Lincoln’s mother, even though illiterate, believed that her children needed and education so she would recite scriptures she had committed to memory to them daily and she encouraged them to attend school whenever possible. Abraham was eager to learn, so when he chores were finished he and his sister Sarah would walk over two miles to attend school. In 1816, at the age of 7, Abraham and his family moved again and this time they moved to the free state of Indiana where land was cheap and slavery was not allowed. (Stone 10) It was here that Abraham’s mother became ill from milk sickness and later died at the age of 34. Abraham’s father needed a wife and mother, so the following year he married an old friend named Sara Bush Johnson. For the next several years Abraham would continue working on the farm and attending school whenever possible. Abraham when help the neighbors read and also enjoyed writing poetry. On a page in his arithmetic book he wrote,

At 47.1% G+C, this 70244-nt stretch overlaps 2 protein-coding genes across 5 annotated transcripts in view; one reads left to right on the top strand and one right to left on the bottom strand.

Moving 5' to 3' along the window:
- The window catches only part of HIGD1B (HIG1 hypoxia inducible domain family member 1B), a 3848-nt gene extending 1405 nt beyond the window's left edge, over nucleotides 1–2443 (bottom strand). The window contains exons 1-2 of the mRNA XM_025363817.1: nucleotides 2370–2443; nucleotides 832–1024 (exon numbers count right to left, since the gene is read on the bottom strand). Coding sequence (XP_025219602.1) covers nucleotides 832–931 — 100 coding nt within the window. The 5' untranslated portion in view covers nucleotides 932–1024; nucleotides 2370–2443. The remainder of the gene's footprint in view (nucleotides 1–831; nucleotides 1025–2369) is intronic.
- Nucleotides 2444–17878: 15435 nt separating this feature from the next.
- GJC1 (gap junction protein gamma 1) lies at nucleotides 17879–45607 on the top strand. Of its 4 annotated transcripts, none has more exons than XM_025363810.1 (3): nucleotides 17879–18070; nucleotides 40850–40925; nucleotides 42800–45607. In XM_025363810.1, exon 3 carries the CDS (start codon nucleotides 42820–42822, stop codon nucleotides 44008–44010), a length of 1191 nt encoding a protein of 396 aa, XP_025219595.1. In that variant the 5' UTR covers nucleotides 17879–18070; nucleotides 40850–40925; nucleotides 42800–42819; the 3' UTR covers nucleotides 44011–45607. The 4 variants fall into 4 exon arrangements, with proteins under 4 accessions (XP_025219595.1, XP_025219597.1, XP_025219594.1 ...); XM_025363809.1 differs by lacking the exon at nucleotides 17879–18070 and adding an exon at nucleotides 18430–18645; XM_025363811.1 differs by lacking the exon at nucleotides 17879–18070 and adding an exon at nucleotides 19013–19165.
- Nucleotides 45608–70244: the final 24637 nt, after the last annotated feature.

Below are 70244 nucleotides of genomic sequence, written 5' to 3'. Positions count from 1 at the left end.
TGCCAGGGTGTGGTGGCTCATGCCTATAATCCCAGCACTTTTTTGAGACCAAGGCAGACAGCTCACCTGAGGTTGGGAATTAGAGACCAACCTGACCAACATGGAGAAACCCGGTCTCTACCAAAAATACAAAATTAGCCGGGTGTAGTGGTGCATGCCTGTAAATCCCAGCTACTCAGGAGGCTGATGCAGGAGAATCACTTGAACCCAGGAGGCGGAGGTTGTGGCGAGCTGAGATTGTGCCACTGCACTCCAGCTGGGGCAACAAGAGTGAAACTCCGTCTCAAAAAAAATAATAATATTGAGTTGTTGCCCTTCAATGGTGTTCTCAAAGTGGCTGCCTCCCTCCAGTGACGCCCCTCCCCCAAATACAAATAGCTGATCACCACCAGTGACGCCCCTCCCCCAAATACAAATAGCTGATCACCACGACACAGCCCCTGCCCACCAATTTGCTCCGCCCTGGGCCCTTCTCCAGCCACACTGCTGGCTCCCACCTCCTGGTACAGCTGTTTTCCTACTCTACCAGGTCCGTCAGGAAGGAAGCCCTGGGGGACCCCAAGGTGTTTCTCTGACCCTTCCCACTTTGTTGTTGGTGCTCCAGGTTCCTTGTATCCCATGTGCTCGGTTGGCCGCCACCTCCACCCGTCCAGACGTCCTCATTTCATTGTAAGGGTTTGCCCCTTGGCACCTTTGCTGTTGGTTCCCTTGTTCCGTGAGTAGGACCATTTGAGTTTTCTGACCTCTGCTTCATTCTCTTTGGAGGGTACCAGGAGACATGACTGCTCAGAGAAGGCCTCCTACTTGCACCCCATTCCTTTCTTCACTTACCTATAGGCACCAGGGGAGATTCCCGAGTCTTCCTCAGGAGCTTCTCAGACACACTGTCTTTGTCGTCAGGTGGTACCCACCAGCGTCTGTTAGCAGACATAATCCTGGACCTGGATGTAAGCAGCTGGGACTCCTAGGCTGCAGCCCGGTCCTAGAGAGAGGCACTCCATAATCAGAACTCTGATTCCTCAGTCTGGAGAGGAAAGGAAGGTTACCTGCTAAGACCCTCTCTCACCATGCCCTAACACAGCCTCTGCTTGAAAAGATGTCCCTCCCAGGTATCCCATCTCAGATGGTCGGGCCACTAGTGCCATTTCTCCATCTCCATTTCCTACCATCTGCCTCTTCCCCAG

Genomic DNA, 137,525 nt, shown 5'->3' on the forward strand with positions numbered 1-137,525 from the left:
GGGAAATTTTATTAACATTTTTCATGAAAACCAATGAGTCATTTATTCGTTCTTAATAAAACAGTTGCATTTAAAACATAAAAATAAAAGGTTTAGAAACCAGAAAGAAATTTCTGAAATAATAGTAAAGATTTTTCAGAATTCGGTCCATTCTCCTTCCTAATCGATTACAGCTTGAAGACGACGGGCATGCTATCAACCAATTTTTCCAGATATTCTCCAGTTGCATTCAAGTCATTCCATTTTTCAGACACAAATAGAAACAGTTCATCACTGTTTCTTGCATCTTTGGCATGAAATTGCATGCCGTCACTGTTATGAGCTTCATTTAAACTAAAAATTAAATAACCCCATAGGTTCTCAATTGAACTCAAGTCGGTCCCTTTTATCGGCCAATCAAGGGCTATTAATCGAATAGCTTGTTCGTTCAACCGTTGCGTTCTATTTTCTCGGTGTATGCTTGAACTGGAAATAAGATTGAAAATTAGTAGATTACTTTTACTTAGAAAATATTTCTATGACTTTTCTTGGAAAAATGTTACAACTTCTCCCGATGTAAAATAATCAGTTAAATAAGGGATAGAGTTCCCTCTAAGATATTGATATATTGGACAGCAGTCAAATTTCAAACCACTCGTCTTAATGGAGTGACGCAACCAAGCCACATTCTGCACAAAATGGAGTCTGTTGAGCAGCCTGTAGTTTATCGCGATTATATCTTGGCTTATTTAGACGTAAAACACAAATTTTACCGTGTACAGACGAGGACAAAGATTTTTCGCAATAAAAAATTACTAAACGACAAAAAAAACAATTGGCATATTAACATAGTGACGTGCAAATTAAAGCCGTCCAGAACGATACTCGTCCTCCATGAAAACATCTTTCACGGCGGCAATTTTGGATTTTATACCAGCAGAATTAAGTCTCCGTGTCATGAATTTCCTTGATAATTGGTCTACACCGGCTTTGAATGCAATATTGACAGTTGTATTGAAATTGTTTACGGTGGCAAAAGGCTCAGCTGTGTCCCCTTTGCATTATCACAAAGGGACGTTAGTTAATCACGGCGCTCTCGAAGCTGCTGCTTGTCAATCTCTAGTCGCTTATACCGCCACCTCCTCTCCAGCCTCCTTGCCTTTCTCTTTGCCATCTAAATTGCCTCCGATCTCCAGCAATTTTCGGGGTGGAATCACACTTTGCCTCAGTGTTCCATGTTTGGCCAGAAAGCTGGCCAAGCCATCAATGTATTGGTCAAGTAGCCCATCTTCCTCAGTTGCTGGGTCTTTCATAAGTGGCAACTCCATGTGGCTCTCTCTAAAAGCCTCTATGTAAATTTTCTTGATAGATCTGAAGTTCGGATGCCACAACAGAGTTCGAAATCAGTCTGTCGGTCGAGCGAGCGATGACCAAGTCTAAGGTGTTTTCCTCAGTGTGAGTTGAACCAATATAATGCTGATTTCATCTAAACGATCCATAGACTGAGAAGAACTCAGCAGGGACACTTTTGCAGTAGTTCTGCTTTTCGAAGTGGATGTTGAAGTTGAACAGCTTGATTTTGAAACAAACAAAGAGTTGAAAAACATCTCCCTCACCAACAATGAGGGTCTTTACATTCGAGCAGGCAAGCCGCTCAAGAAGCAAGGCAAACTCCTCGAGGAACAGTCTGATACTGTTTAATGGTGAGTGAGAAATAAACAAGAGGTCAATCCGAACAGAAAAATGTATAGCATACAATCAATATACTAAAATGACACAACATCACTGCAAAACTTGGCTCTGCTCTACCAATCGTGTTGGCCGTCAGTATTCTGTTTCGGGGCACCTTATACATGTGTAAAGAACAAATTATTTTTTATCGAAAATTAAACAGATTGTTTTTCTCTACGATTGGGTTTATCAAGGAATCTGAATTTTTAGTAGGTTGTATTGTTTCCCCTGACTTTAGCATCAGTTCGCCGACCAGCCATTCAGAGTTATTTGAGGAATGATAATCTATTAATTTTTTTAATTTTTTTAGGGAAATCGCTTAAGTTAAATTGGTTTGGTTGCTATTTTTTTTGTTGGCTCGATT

“Abraham Lincoln his hand and pen
he will be good
but god knows when.” (Stone 16)
In 1828 after ...
... middle of paper ...
...nced “Sic semper tyrannis” as he fled the scene. Lincoln was taken across the street to the home of William Petersen and it was in this house that he took his last breath on the morning of April 15, 1865 at 7:22. (McGovern 144-145)
DeRose, Christopher. Congressman Lincoln: The Making of America's Greatest President. New York, NY: Simon and Schuster, 2013. Print.
McGovern, George. Abraham Lincoln. New York: Times /Henry Holt and, 2009. Print.
Ostendorf, Lloyd, and Walter G. Oleksy. Lincoln's Unknown Private Life: An Oral History by His Black Housekeeper Mariah Vance, 1850-1860. Mamaroneck, NY: Hastings House, 1995. Print.
Stone, Tanya Lee. Abraham Lincoln: A Photographic Story of a Life. New York: DK Pub., 2005. Print.
Von, Drehle David. Rise to Greatness: Abraham Lincoln and America's Most Perilous Year. New York: Henry Holt and, 2012. Print.
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